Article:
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A Mom Is Sharing Selfies With Her Ileostomy Bag To Inspire Others To Love Themselves

"Our scars and our ostomies are our battle wounds we should be wearing with pride."

This is Krystal Miller, a 32-year-old mother of two from Australia.

When Miller was 15, she was diagnosed with Crohn's disease, she told BuzzFeed News.

Miller said she got the diagnosis after being sick for a "long time."

"I barely finished [sophomore year] as I was so sick," she said. "I was sleeping 22 hours a day and was very skinny. I would often have accidents where I wouldn't make it to the toilet."

"Previous to having my surgery, I was about to lose my job, my relationships weren't very good, and I couldn't live like a normal 22-year-old," she said. "It was hard. I felt like I was dying slowly, like I was rotting from the inside out."

After years of battling the disease, Miller had a large portion of her bowel removed at age 22. She now lives with an ileostomy bag, a surgery she said "gave me back my life."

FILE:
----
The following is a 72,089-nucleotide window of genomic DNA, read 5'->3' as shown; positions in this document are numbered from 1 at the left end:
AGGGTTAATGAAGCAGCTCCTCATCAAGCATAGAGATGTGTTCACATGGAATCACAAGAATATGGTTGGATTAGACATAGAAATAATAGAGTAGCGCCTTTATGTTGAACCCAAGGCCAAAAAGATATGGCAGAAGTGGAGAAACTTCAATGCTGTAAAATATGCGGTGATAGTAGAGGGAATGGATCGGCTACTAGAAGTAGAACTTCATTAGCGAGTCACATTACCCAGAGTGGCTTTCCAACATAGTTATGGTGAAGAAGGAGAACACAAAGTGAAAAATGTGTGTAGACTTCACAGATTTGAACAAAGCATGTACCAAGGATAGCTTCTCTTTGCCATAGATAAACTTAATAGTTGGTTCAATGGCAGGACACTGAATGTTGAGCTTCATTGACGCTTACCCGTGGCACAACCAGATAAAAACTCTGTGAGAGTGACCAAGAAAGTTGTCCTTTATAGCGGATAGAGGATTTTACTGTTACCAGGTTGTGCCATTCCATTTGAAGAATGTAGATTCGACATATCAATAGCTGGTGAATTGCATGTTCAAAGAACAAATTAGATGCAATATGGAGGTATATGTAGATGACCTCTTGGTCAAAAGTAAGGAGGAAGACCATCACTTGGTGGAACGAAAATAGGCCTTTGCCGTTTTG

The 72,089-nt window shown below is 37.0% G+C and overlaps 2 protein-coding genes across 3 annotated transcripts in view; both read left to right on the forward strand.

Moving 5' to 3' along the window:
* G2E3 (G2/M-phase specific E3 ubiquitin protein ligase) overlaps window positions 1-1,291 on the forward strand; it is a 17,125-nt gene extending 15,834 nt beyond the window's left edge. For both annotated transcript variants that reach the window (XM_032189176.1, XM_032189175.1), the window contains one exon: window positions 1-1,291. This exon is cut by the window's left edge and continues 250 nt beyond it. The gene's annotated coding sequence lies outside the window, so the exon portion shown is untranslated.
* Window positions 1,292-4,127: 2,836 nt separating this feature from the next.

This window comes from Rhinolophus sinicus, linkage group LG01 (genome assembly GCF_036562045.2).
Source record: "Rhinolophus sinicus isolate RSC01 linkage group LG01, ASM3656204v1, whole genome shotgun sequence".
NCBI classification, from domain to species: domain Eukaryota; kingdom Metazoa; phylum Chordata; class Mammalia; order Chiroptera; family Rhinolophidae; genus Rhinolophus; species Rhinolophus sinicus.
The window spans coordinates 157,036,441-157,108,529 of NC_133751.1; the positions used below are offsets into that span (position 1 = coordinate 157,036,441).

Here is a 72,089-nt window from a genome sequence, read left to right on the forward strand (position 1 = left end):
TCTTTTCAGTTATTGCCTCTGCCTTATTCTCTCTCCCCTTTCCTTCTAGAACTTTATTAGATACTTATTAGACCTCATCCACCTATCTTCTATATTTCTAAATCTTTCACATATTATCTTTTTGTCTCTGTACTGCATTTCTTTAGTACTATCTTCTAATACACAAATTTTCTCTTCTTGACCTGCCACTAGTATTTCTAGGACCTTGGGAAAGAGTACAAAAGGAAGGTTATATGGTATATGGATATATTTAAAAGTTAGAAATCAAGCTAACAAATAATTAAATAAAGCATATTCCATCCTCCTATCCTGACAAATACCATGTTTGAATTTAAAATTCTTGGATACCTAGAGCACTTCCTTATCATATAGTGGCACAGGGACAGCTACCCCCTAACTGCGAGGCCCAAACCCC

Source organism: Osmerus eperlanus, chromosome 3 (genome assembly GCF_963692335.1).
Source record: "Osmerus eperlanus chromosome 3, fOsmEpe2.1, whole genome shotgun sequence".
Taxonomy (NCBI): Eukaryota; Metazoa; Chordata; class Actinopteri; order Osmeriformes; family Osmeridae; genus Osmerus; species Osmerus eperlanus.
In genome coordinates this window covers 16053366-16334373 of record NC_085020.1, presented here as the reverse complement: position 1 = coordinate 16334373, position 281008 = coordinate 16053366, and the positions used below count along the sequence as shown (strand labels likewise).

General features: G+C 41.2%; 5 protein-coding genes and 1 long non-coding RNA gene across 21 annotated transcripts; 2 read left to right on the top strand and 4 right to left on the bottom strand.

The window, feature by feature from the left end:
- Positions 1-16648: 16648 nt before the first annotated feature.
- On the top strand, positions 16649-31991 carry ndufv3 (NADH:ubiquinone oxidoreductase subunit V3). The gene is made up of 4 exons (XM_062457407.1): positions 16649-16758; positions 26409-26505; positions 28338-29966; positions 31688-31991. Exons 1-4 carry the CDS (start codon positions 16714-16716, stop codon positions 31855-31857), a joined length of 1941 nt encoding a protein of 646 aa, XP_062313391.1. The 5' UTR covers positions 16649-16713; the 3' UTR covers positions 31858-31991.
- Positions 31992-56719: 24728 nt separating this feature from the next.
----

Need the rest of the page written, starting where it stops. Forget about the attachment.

In the decade since, Miller said she has been living her life to the fullest as a "bag lady."

"Having an Ileostomy has given me the opportunity to live my life," she said. "I've gotten to travel the world, work full time, have a family, and be just me. Having a bag does not and should not stop you from loving yourself and being exactly who you want to be."

However, Miller said she still gets questions about what it's like to live with a bag. So recently, she decided to start a Facebook page called "Bag Lady Mama" to share her story with others.

On the page, Miller shares snapshots from her life and selfies with a bag. She also talks openly about what it is like to live with a bag, such as in this post about feeling sexy.

"My hubby I told I had a bag on our second date," she wrote. "He never cared and still doesn't! Hes never made me feel anything but sexy."

She said she is hoping to "inspire others" by sharing her story.

One of the biggest misconceptions women may have, Miller said, is that they can't deliver a child naturally with a bag, and she hopes to be a positive example that they can.

She is also aiming to help end the stigma against talking openly about bowel diseases.

"Our scars and our ostomies are our battle wounds we should be wearing with pride," Miller said. "I believe these 'invisible' illnesses shouldn't be hidden and we need to talk about it more. There is no shame in having a bowel disease and/or an ostomy."

Her page has received about 1,300 likes since the end of January, something Miller called "amazing." Her next step will be to start a webpage to share more of her experiences.

"I am so honored to be able to do this and to be received so well," she said.